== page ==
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Technology: A Tool of Cultural Amplification

Joseph Irrante and Zachary Student described American life as spatially and internally transformed by the interstate highway system (Irrante) (Student). Irrante’s efforts expanded upon the cultural outcomes produced by highway systems. As the automobile allowed users to commute to more distant locations, highways provided efficient means for laborers to commute to cities separate from their own residences. Companies and manufacturers began to move their production outside of city centers and started forming smaller industrial towns. Similarly, pre-existing townships near highways economically flourished. As such, communities developed around the highway system (Irrante). Irrante’s spatial argument to cultural-technological research adds value to the idea of Hughes’ deterministic argument.

Zachary Student’s own contribution has sentiments similar to Irrante and Hughes, but an important issue that Student raises is the civil activism that occurred in reaction to suburban sprawl and its resulting urban decay. As Student says, interstates “intended to solve urban problems and generate urban renewal, [but] they accomplished the opposite” (Student 17). Metropolis highways were built for the function of decongesting city streets, but instead instigated worse congestion and diminished nearby residences with noise, air, and water pollution, resulting in these areas turning into slums.

The environmental movement in the 60s and 70s found that highways were detrimental to environmental resources, in particular regards to air quality and natural resource conservation. As such, U.S. legislatures developed policies to relocate highways in an attempt to mitigate harmful effects on people and the environment. Feenberg’s argument of “democratic rationalization” comes into view again, as people contextualize interstate infrastructure to fit their views of urban and eco-friendliness, and use political institutions to transform the highway system into one that fits the contemporary cultural climate. Is technology as truly implacable as determinists want to believe?

The internet, or more technically referred to as Information Technology, has been intensely discussed as a colonizing force upon indigenous cultures (Iseke-Barnes & Danard), viewed as a vehicle for misrepresenting indigenous people or forcing global culture upon them. As Judy Iseke-Barnes and Deborah Danard state: “As visitors to the Web site [about native Canadian ‘story robes’], we can read about these Story Robes, but we cannot enter the community of origin. We cannot know the ways that this history continues to live in the lives of the present generations and those of the future” (Iseke-Barnes & Danard). This becomes a warning to historians and researchers using web sites to represent indigenous cultures as images and text can reduce a modern population to its historical creative expressions. For Iseke-Barnes and Danard, internet technology is seen as an extension of Western colonial power, moving into indigenous groups for active and passive ‘modernization’.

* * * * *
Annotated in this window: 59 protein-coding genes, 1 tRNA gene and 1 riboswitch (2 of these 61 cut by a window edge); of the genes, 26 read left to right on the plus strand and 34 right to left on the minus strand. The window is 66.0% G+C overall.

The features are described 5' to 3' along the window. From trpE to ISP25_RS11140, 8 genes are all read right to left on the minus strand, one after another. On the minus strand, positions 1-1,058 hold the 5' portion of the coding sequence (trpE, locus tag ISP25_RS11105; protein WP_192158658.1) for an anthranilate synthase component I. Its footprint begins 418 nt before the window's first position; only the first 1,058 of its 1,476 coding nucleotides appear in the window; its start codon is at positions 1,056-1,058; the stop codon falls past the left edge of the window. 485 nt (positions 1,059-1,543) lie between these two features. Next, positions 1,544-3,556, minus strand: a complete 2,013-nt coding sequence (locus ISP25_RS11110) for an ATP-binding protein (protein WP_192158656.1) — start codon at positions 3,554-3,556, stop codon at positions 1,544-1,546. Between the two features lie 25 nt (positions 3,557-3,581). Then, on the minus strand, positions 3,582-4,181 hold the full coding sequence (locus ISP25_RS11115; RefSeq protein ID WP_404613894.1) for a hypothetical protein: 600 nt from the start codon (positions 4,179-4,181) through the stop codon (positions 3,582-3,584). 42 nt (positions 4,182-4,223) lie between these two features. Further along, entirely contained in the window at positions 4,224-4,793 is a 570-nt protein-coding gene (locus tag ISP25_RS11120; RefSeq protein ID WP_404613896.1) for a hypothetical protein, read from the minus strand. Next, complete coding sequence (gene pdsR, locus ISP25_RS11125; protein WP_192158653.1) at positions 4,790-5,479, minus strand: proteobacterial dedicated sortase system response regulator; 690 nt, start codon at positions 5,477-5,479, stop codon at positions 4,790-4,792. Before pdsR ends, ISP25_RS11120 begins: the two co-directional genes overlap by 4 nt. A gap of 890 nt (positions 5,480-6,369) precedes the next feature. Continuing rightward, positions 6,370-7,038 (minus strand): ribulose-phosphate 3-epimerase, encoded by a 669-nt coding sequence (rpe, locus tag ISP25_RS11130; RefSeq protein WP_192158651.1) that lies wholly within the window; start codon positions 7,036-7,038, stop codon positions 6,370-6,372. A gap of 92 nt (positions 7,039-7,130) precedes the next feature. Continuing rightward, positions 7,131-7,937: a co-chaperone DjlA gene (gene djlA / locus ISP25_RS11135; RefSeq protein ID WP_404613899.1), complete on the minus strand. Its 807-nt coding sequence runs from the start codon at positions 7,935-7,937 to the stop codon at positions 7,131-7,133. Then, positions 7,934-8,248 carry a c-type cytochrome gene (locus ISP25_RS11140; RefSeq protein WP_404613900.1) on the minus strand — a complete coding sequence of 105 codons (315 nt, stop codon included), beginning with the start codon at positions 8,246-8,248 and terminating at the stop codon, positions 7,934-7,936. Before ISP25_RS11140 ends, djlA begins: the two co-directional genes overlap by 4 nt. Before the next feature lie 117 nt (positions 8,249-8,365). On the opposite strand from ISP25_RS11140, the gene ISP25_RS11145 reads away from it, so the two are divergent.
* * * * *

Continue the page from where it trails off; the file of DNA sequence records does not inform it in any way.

Other researchers have argued for the opposite: the internet as a tool utilized by the indigenous for the indigenous. Juan Francisco Salazar asserts that information technology can be utilized “according to traditional knowledge and systems of law” (Salazar). Salazar recommends that researchers should move their focus from the social impact of information technology upon indigenous people and toward understanding their cultural constructions of new communication technologies. This connects Zachary Student’s political shaping of highway infrastructure and again with Feenberg’s drive for contextualizing technology.

If technology were the hegemonic force that Hughes, Irrante, and Iseke-Barnes and Danard believe that it is, there would be a more unified interpretation of technology and infrastructure in regards to societal development. However, it is seen that there are disagreements in the academic community and local communities about how technology has shaped people, and in fact hint at people having shaped technologies in their own image and otherwise the amplificatory nature of culture via technology.